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Jethro Tull - Stand Up CD (album) cover


Jethro Tull


Prog Folk

4.05 | 1213 ratings

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5 stars There are many things in this world that I do not understand, and in the field of popular music, one of my greatest puzzlements is this: how is it that this album isn't universally regarded as one of the greatest albums of all time, or even known about by a lot of music fans? Before I swore off classic rock radio, I never once heard any of this album's songs on the radio, and I know there are casual classic rock fans (and casual Tull fans) who aren't familiar with this album at all. And, heck, it doesn't seem to be rated that highly by the majority of Tull fans; at one point, the All Music Guide gave it 2.5 stars, which was less than what they gave to A (3 stars). Well, you know what? As far as I'm concerned, this is one of the greatest albums of the late 60's, and in my mind comes extremely close to such acclaimed works as Beggar's Banquet and Let it Bleed.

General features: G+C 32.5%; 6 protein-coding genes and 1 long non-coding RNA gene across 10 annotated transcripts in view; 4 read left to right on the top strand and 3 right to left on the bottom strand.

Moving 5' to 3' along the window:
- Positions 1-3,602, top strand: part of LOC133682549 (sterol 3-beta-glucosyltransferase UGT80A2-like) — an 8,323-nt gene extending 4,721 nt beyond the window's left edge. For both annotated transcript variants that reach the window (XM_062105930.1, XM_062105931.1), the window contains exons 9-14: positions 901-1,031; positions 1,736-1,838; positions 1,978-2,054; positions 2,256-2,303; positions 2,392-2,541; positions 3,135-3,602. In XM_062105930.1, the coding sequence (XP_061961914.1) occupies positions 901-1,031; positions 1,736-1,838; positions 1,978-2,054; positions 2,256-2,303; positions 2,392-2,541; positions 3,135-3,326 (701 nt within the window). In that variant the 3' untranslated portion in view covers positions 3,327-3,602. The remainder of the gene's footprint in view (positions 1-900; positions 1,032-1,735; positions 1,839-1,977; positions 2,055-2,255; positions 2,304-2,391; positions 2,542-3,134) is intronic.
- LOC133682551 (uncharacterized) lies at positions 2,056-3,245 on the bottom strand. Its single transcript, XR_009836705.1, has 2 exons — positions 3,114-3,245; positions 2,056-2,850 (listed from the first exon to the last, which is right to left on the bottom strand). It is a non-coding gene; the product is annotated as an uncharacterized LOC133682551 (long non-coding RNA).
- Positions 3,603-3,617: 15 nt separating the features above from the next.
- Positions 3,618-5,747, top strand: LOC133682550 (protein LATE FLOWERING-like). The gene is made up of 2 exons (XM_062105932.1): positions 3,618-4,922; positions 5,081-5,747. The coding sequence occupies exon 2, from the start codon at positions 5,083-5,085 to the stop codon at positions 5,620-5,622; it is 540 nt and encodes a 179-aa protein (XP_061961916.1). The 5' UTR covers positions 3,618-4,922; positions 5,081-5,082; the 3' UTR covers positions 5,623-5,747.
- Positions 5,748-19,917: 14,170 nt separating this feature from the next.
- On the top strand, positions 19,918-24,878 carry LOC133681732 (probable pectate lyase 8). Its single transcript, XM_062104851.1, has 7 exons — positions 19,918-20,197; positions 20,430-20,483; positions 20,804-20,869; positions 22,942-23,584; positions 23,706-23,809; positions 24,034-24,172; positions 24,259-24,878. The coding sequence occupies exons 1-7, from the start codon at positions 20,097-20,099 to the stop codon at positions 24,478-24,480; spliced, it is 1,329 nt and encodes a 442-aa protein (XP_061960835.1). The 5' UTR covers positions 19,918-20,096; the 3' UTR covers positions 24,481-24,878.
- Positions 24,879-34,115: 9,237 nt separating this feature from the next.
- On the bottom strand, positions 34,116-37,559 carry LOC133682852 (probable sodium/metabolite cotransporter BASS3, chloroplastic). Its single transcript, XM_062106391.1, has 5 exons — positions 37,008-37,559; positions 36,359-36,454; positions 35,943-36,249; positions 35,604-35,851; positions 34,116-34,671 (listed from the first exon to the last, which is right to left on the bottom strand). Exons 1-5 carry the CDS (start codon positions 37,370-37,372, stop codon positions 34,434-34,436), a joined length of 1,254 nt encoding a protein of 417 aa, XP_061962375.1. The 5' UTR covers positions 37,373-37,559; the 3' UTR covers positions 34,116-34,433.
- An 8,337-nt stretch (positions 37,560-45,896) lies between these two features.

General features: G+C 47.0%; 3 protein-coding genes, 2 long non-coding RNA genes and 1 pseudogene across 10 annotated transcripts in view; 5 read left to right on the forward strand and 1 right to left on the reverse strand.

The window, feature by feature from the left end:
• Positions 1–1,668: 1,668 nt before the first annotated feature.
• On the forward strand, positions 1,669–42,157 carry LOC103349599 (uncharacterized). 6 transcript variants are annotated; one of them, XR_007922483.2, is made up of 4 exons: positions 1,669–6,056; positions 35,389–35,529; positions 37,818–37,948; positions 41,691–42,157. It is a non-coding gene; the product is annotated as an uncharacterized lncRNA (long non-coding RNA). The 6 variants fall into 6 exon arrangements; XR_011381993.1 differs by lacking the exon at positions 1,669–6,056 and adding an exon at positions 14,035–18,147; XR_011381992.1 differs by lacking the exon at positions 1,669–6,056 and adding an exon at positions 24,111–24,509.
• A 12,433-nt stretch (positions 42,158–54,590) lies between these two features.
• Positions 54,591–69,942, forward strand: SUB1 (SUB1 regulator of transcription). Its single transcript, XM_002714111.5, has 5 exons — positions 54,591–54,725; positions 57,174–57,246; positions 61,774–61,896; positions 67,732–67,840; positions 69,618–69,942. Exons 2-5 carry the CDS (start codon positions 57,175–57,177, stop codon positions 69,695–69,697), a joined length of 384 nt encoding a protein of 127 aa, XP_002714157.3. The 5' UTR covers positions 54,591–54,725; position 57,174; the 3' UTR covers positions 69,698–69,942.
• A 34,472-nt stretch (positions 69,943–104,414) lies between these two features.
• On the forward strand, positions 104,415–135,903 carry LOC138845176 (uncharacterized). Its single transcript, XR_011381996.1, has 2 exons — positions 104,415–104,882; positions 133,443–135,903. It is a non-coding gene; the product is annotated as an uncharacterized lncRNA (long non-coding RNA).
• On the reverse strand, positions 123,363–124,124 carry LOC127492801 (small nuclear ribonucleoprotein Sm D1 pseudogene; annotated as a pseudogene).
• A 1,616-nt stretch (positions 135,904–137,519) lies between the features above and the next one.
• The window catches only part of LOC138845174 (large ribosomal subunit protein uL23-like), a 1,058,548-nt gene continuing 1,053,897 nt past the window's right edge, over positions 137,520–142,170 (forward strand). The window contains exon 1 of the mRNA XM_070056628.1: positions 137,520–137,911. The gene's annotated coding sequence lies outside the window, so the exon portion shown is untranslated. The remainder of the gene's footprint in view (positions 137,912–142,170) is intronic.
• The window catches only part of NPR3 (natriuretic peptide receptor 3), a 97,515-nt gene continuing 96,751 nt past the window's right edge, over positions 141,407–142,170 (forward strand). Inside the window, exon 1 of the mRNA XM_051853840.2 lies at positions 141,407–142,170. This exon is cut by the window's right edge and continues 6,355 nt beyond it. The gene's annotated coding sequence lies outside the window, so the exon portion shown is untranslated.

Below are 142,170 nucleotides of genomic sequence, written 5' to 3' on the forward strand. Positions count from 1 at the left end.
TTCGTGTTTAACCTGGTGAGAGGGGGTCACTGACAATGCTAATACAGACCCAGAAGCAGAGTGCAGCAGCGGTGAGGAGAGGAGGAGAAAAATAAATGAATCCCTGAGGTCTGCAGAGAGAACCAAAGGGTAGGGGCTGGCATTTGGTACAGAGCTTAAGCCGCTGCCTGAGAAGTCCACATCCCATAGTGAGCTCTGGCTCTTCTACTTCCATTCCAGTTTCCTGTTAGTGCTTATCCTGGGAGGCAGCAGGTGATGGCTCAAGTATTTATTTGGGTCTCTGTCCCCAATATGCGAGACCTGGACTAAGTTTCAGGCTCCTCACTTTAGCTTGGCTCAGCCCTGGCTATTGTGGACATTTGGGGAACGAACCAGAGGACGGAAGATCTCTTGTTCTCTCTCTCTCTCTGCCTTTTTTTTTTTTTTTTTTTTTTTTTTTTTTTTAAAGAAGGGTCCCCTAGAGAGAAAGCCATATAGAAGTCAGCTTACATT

The first major difference between this and This is the guitarist. Due to various creative differences, Mick Abrahams left the group to bounce around various small bands for the rest of his career. After a short stint with future Black Sabbath axe-man Tony Iommi, the group picked up the terrific Martin Barre. This guy really is incredible - extremely versatile, with a full, rich tone, his very presence would bring a serious rock element to the band for the first time. Heck, he even played flute on a couple of tracks - what a cool guy.